The secret of the golden El Dorado
In the XVI-XVII centuries, the Spanish conquistadors searched for the yellow metal in the region of South America and dreamt of getting fabulously rich. According to one version, El Dorado is a "Golden Man", the supreme leader of an ancient tribe who lived in the mountains of Colombia.
In our first article, we told about the oldest myths and legends of the precious metal.
Today you will learn the legend of the golden El Dorado that excites treasure hunters for 500 years.
In search of the Indian gold
In 1536, the Spanish conquistador (refers to both conquerors and explorers in Spanish) Gonzalo Jiménez de Quesada went on an expedition to search for the gold treasures of the Indians. Spaniards were searching for gold for months in vain. De Quesada was about to return, yet suddenly his squad reached the fertile valley with several rich villages. An ornament of gold plates that rang in the wind hung above the door of each house.
In the photo: Gonzalo Jiménez de Quesada was a Spanish conquistador, explorer, historian and writer.
The Indians mistaken white people for the messengers of the gods and generously presented them with gold. Members of the ancient tribe did not know the true value of the precious metal. They valued gold for its color and fusibility, used it in ornaments, utensils and other household items.
Precious offerings did not satisfy the greedy conqueror. The conquistador wanted to get all the gold of the Indians for himself. De Quesada subjugated the whole region with the use of firearms.
An old Indian told him a secret about the "Golden Man" of El Dorado and the golden treasures of Guatavita, the sacred reservoir of Indians. Treasures hidden in the waters of the lake became the object of lust for all conquistadors. The Spaniards wanted to get their hands on the treasures of the Indians and repeatedly invaded their lands. Gold rush continued in those parts of the region for two centuries.
The legend of the "Golden Man"
The legend of the "Golden Man" (in Spanish - El Hombre Dorado), the ruler of a fortunate and rich country of Indians is well-known in different parts of South America.
The legend is based on the rites of an ancient tribe that lived in the North-West Andes in the 12th-16th centuries. They worshiped the forces of nature and especially revered the Water Element.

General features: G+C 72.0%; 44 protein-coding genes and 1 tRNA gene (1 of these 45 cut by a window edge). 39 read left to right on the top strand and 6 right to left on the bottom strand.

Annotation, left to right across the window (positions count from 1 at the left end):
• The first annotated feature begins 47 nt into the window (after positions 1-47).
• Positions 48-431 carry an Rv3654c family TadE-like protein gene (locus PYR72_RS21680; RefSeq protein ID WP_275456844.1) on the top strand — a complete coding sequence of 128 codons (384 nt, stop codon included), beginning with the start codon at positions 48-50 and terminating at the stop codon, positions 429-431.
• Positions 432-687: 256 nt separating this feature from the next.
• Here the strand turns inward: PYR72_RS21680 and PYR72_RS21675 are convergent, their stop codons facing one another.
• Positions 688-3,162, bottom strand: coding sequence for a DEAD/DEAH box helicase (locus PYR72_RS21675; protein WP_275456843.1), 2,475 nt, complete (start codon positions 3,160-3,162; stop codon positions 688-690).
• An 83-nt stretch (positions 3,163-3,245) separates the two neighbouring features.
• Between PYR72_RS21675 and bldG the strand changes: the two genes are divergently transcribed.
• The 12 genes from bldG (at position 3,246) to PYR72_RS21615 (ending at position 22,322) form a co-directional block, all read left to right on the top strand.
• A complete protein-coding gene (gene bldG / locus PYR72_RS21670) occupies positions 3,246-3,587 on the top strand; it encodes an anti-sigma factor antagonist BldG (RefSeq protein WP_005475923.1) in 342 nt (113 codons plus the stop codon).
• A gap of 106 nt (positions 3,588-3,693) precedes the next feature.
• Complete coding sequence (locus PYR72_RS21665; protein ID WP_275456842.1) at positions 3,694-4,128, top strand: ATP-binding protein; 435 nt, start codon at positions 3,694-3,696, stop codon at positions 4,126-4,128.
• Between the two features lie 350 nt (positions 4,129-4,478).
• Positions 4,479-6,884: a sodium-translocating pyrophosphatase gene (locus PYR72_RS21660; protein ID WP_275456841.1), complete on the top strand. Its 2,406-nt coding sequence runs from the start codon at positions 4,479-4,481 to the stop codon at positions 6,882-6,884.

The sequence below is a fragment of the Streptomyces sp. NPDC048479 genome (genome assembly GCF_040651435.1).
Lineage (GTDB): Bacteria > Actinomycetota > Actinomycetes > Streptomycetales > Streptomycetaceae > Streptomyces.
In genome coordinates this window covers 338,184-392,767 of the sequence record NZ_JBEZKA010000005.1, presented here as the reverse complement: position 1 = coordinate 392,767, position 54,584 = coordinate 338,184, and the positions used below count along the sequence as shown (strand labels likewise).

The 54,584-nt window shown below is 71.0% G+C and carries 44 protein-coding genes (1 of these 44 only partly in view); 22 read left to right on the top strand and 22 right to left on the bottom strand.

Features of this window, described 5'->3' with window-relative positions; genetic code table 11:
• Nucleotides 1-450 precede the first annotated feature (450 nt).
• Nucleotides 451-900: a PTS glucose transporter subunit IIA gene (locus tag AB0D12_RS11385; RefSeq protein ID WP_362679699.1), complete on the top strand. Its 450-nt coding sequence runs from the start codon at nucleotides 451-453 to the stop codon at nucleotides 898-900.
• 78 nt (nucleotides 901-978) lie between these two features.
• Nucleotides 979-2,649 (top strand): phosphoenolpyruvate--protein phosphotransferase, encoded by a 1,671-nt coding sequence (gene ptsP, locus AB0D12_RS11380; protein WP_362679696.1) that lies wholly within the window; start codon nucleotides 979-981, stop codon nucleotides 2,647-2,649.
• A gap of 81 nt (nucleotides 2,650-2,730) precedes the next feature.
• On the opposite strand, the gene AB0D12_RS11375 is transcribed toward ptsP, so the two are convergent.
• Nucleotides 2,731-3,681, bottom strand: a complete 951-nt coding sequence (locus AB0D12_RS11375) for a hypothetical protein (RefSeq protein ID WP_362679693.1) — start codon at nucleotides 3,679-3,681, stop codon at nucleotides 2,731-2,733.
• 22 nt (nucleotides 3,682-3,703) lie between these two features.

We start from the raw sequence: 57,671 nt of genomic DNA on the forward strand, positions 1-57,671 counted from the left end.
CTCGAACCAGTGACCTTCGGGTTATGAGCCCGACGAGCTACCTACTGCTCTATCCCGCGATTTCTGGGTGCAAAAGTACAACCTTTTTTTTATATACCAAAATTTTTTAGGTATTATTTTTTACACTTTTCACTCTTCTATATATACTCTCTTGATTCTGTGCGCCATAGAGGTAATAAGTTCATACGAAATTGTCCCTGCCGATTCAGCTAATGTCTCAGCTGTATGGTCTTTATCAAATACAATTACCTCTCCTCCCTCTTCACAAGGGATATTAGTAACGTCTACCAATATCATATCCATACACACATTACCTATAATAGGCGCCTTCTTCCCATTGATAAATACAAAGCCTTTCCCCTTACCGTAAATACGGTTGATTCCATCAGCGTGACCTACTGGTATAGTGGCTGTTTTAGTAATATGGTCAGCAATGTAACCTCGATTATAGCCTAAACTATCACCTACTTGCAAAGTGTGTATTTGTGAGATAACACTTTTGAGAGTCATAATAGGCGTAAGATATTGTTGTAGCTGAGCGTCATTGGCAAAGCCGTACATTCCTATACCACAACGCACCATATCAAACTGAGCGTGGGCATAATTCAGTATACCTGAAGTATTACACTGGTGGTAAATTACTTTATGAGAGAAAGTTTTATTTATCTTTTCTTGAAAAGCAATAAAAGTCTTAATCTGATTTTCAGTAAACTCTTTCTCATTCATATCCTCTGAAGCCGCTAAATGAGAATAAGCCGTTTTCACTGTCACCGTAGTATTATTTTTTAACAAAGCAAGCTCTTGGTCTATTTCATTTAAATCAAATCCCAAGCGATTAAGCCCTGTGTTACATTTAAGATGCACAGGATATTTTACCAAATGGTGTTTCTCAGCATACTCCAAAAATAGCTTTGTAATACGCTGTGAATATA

The election of the leader of the tribe was the main part of the ceremonial ritual of the Indians. The future ruler was led to the sacred lake of Guatavita with extreme glorification. His body was covered with sticky resin and dusted with golden sand from head to toe. The newly elected ruler was turned into a "Golden Man."
The radiant lord rose on a reed raft that was heavily laden with gold and emeralds. Four priests rafted it on the middle of the lake. The new ruler presented precious gifts to water gods, throwing gems and gold jewelry into the water.
In the photo: gold jewelry made by the ancient Indians of Colombia.
It is believed that the entire bottom of the Guatavita reservoir is covered with gold treasures. The courageous ones still want to try their luck and pick the treasure from the bottom of the deep lake.
The price of treasure
The legend of Eldorado drew attention of the German geographer and traveler Alexander von Humboldt. At the beginning of the XIX century, he visited Colombia during a research expedition. The scientist's interest in the treasures was purely scientific.
Humboldt suggested that 100,000 people joined the Indian tribe’s rite of passage. If each of them threw into the lake of Guatavita at least five yellow precious metal items, then its waters hide gold worth of $300 million.
Those who wished to get rich made numerous attempts to pick the hidden treasures from the bottom of the deep lake.
In 1965, the government of Colombia, on the territory of which the Guatavita reservoir is located, declared it a national and historical landmark. The authorities feared for the ecology of the region and forbade exploiting the waters of the mountain lake. The cultural reserve became the custody of the state. It is now not possible to extract gold from the bottom of the reservoir.
In the photo: the mountain lake of Guatavita, located at an altitude of 3,100 meters near Bogota, Colombia.
They say that tourists still find small golden objects on the shore of the sacred lake of the Indians.
You’ll find out more about the legend of Montezuma's gold — the treasures of the Aztecs.
Many travelers who wanted to secure a better life and become rich have gone in search of the golden country of El Dorado. People have always cared about the future and tried to preserve and accumulate personal savings. In modern days, the best way to ensure financial security is to buy gold. The yellow precious metal is a reliable long-term investment that can save your capital from depreciation.